This has been a key issue in recent years. Thanks to government intervention, some countries occupy a more significant position in global production than their size would suggest. An example close to Mexico is Costa Rica, a country with a population of close to 5 million that since the 1990s decided to bet on the export of high technology. They were successful in attracting Intel, which in 1998 established a large test and assembly plant in that country. Between that year and 2014, the export profile of Costa Rica was completely transformed. Government support was decisive in getting this investment. Unfortunately, as semiconductor manufacturing became more dependent on scale and not just cost, Intel decided to close its plant in Costa Rica and concentrate that production in Vietnam.

But the government of Costa Rica did not give up on its efforts and identified a new opportunity in the medical device industry to write another success story. The advantage of this industry is that it has a greater number of players and a greater trickle-down effect for the manufacturing country in terms of local inputs and manufacturing. Mexico also bet on the medical device industry, but on a larger scale. Now, a crucial question arises from these success stories: Can these countries take the next step? Take a decisive leap in their development strategy, and create their own designs and their own brands. In the case of South Korea, the answer is yes and it’s encouraging, with examples like Samsung or Hyundai.


How would you say value chains have reacted to the measures imposed by health authorities around the world to stop the spread of the SARS-CoV-2 virus? Did they make it?

It was a particularly difficult situation. Even before COVID-19, the disruptions were mainly local in nature. Even the impact of a nuclear catastrophe of the magnitude of Fukushima was very limited geographically. There will always be earthquakes, floods and other critical situations. The most surprising thing about COVID-19 was its global nature, as well as its simultaneous and dissimilar impact on both supply and demand. Production in export industries came to a halt in virtually the entire world, while the pandemic created large spikes in demand for health protection equipment and supplies.

We are experiencing something quite unique and that’s why I don’t believe people who predict the end of globalization because of this event. The response of value chains was appropriate, no other model would have done it better. Demand multiplied uncontrollably and the great challenge was meeting it with supply in a particularly adverse environment. COVID-19 has taught us multiple lessons about the resilience of value chains. Analyzing the case of the United States, we see how imports of masks and ventilators were suddenly suspended. It took a long time for the government to acknowledge the magnitude of the problem, but large manufacturers like 3M or Honeywell very quickly adapted their production lines and formed alliances with automakers to meet the demand, even for complex products such as ventilators. In this case, the imbalance was due to political malpractice rather than to market failures. Another case—which very much surprised me—was the agile response of the Chinese export market. Between January and March 2020, they supplied their domestic market, but between April and June they were already exporting to the entire world.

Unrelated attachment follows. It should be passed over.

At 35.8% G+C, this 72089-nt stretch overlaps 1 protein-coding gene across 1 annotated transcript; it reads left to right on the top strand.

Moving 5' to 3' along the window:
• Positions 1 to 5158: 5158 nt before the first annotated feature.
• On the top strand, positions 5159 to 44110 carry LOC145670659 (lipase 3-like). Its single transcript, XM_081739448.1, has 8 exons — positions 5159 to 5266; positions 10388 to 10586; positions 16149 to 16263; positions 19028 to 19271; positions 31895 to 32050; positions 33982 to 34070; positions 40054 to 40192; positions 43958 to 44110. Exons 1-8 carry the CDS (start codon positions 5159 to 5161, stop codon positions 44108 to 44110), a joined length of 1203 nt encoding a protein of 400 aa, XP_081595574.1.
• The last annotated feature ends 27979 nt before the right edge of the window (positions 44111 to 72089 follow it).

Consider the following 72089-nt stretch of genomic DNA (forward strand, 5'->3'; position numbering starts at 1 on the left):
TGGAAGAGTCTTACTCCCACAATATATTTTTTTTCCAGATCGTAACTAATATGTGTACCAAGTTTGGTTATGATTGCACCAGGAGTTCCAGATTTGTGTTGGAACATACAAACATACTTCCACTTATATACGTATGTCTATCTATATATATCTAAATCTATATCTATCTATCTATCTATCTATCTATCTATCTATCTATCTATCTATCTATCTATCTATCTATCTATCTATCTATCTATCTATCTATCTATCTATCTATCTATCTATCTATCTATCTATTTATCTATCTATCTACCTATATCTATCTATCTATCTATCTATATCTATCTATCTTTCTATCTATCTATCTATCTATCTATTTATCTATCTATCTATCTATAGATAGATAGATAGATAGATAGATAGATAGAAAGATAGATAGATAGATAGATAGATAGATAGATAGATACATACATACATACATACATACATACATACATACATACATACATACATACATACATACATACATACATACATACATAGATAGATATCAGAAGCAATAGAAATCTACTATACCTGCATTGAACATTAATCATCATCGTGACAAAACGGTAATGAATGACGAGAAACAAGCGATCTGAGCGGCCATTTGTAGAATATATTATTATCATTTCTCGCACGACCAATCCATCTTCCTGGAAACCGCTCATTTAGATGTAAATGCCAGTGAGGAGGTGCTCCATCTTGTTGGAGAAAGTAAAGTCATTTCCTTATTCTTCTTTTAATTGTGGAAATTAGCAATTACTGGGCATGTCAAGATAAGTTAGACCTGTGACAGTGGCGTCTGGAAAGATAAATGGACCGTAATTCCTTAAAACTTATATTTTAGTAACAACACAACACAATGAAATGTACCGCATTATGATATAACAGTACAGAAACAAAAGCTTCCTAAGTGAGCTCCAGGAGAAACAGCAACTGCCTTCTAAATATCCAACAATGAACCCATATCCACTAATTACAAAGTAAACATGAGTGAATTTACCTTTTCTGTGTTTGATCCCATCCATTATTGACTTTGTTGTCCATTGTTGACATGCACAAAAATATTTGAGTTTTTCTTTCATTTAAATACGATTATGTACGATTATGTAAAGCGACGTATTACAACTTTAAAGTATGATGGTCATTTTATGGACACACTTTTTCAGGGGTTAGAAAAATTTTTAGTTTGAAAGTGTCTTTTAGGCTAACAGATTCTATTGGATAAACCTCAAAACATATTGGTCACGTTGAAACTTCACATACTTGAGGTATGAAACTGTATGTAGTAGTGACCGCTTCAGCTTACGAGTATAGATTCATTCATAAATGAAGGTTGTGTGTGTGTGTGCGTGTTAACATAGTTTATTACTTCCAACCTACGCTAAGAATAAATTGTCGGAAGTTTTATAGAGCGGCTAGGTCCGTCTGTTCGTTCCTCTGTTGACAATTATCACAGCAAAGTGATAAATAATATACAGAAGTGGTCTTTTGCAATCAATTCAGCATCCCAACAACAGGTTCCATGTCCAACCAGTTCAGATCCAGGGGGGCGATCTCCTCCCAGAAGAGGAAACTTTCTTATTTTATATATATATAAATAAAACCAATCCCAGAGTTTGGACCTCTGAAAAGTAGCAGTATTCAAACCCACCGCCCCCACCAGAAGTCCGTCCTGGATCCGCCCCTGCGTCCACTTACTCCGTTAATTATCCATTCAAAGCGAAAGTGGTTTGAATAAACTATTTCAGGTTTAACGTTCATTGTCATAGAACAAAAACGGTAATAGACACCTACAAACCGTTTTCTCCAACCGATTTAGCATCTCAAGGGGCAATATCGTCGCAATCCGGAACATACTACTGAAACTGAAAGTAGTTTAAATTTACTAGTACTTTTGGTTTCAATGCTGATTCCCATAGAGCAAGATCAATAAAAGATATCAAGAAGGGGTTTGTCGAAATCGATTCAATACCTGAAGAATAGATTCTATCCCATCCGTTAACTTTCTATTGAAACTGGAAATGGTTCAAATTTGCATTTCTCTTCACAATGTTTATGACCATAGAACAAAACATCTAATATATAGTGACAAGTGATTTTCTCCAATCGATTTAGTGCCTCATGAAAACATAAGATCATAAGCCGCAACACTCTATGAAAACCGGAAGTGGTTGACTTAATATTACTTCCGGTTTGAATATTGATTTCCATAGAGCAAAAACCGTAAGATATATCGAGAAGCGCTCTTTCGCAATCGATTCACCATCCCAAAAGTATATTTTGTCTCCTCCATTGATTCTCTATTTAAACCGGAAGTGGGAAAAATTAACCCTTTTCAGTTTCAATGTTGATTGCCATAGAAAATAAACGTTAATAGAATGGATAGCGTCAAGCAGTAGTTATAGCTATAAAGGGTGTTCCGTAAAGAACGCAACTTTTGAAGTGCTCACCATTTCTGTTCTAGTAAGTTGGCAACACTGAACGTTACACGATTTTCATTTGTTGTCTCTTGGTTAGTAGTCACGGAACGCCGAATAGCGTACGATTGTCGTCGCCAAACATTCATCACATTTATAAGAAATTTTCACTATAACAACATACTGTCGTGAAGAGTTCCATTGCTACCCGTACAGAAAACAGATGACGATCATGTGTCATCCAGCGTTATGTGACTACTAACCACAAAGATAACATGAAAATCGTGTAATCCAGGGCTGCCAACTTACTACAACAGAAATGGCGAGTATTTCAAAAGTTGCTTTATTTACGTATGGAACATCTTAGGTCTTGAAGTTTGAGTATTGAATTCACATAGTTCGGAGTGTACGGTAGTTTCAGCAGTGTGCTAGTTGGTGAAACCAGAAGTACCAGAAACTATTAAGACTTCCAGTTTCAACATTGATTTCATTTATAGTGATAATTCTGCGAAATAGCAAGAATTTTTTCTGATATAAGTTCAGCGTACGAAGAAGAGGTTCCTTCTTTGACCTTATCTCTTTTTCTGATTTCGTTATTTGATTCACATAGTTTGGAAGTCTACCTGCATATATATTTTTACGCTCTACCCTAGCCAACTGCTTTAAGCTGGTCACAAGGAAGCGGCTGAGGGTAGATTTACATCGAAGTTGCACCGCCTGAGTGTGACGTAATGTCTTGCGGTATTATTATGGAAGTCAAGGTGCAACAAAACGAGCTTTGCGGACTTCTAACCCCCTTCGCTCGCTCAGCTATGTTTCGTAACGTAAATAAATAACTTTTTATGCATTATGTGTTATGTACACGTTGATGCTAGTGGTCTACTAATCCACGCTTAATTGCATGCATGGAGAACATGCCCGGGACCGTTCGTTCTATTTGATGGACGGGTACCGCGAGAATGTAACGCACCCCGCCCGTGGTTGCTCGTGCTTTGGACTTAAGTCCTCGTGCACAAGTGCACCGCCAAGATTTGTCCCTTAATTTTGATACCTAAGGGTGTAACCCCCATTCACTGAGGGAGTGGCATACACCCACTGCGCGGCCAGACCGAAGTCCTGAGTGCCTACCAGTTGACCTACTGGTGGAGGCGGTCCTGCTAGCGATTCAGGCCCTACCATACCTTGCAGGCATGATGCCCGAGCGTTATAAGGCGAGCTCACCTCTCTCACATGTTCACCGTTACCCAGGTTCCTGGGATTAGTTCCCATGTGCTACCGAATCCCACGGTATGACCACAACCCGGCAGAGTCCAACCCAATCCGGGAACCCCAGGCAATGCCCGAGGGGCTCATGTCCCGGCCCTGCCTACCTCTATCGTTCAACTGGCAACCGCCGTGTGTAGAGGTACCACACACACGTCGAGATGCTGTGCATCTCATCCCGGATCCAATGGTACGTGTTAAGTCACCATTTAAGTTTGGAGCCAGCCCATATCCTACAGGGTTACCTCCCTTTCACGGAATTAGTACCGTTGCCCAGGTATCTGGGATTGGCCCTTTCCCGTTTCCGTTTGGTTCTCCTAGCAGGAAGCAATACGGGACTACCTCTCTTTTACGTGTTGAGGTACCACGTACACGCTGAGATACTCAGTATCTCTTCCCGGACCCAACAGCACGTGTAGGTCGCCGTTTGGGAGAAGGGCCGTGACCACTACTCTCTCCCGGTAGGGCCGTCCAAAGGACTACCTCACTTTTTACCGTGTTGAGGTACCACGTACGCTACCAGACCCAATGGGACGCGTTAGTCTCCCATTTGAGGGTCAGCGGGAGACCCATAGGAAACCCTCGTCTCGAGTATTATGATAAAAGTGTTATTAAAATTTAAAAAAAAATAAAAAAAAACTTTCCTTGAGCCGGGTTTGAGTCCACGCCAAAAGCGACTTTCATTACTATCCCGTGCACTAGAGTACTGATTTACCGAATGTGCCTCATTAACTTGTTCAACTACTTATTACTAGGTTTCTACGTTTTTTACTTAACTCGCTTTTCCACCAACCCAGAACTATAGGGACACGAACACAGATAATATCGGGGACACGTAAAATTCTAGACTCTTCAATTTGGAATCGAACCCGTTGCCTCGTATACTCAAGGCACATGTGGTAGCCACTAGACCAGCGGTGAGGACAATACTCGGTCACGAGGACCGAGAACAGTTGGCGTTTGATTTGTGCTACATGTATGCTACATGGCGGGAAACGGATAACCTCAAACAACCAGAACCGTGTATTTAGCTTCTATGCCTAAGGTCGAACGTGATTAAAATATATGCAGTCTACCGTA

The pandemic overlapped the climate crisis and the challenge posed by the carbon footprint of global supply chains. What future is shaping up for world trade under these circumstances?

The climate crisis has highlighted the urgency of promoting the sustainability of value chains and of defining what exactly “sustainability” means. A lot of it has to do with clean energy; but also, with the working conditions that prevail among the companies that make up the global supply network. The need to move to a production arrangement that is more committed to preserving the environment has accelerated the emergence of new industries, such as electric cars, in which China is a leader. In this industry, the key component is batteries with the highest capacity for energy storage, charging speed, and duration. To achieve these improvements, the incentive under the figure of government purchases is crucial.  The Biden administration, for example, is trying to replace its country’s current postal service fleet with electric cars, a measure that will encourage the participation of companies in the energy transition process.


What impact will the ongoing technological revolution and the pandemic experience have on the current locations of global value chains?

One of its main manifestations will be the increasingly prominent role of shared production between neighboring countries, i.e. the strengthening of regional value chains. In fact, many global chains are actually regional chains whose commercial and production links extend throughout the world. Another one, which I talked about earlier, is the compaction of the production sites of the value chain to guarantee the supply of inputs and components, and to respond to the challenge posed by the massification of electronic commerce.